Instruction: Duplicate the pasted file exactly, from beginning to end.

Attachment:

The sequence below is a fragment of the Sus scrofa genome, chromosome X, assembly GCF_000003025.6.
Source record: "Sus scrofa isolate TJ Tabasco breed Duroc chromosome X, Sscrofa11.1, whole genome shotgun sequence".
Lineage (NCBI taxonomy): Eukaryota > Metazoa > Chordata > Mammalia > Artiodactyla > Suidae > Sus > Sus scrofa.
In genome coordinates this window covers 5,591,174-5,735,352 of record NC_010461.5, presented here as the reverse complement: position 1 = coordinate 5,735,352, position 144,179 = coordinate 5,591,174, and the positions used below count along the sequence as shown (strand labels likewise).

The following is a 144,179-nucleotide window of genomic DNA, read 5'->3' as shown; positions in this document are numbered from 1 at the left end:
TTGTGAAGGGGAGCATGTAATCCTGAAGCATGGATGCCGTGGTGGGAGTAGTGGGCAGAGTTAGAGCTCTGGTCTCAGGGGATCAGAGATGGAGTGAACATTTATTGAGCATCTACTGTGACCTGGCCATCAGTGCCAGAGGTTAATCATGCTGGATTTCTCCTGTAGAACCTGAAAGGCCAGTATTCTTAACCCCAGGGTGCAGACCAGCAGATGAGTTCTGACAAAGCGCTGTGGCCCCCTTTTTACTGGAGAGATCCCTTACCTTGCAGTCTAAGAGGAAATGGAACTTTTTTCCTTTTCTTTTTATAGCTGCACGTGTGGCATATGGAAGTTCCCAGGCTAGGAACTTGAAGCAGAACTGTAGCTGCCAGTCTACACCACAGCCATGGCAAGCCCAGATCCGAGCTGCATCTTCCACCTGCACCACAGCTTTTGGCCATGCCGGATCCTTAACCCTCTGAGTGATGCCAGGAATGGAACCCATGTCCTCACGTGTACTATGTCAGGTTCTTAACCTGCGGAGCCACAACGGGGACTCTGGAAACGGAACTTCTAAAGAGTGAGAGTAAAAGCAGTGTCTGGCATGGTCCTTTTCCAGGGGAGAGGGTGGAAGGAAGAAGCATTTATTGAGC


The sequence below is a fragment of the Sus scrofa genome, chromosome X, assembly GCF_000003025.6.
Source record: "Sus scrofa isolate TJ Tabasco breed Duroc chromosome X, Sscrofa11.1, whole genome shotgun sequence".
Lineage (NCBI taxonomy): Eukaryota > Metazoa > Chordata > Mammalia > Artiodactyla > Suidae > Sus > Sus scrofa.
In genome coordinates this window covers 5,591,174-5,735,352 of record NC_010461.5, presented here as the reverse complement: position 1 = coordinate 5,735,352, position 144,179 = coordinate 5,591,174, and the positions used below count along the sequence as shown (strand labels likewise).

The following is a 144,179-nucleotide window of genomic DNA, read 5'->3' as shown; positions in this document are numbered from 1 at the left end:
TTGTGAAGGGGAGCATGTAATCCTGAAGCATGGATGCCGTGGTGGGAGTAGTGGGCAGAGTTAGAGCTCTGGTCTCAGGGGATCAGAGATGGAGTGAACATTTATTGAGCATCTACTGTGACCTGGCCATCAGTGCCAGAGGTTAATCATGCTGGATTTCTCCTGTAGAACCTGAAAGGCCAGTATTCTTAACCCCAGGGTGCAGACCAGCAGATGAGTTCTGACAAAGCGCTGTGGCCCCCTTTTTACTGGAGAGATCCCTTACCTTGCAGTCTAAGAGGAAATGGAACTTTTTTCCTTTTCTTTTTATAGCTGCACGTGTGGCATATGGAAGTTCCCAGGCTAGGAACTTGAAGCAGAACTGTAGCTGCCAGTCTACACCACAGCCATGGCAAGCCCAGATCCGAGCTGCATCTTCCACCTGCACCACAGCTTTTGGCCATGCCGGATCCTTAACCCTCTGAGTGATGCCAGGAATGGAACCCATGTCCTCACGTGTACTATGTCAGGTTCTTAACCTGCGGAGCCACAACGGGGACTCTGGAAACGGAACTTCTAAAGAGTGAGAGTAAAAGCAGTGTCTGGCATGGTCCTTTTCCAGGGGAGAGGGTGGAAGGAAGAAGCATTTATTGAGC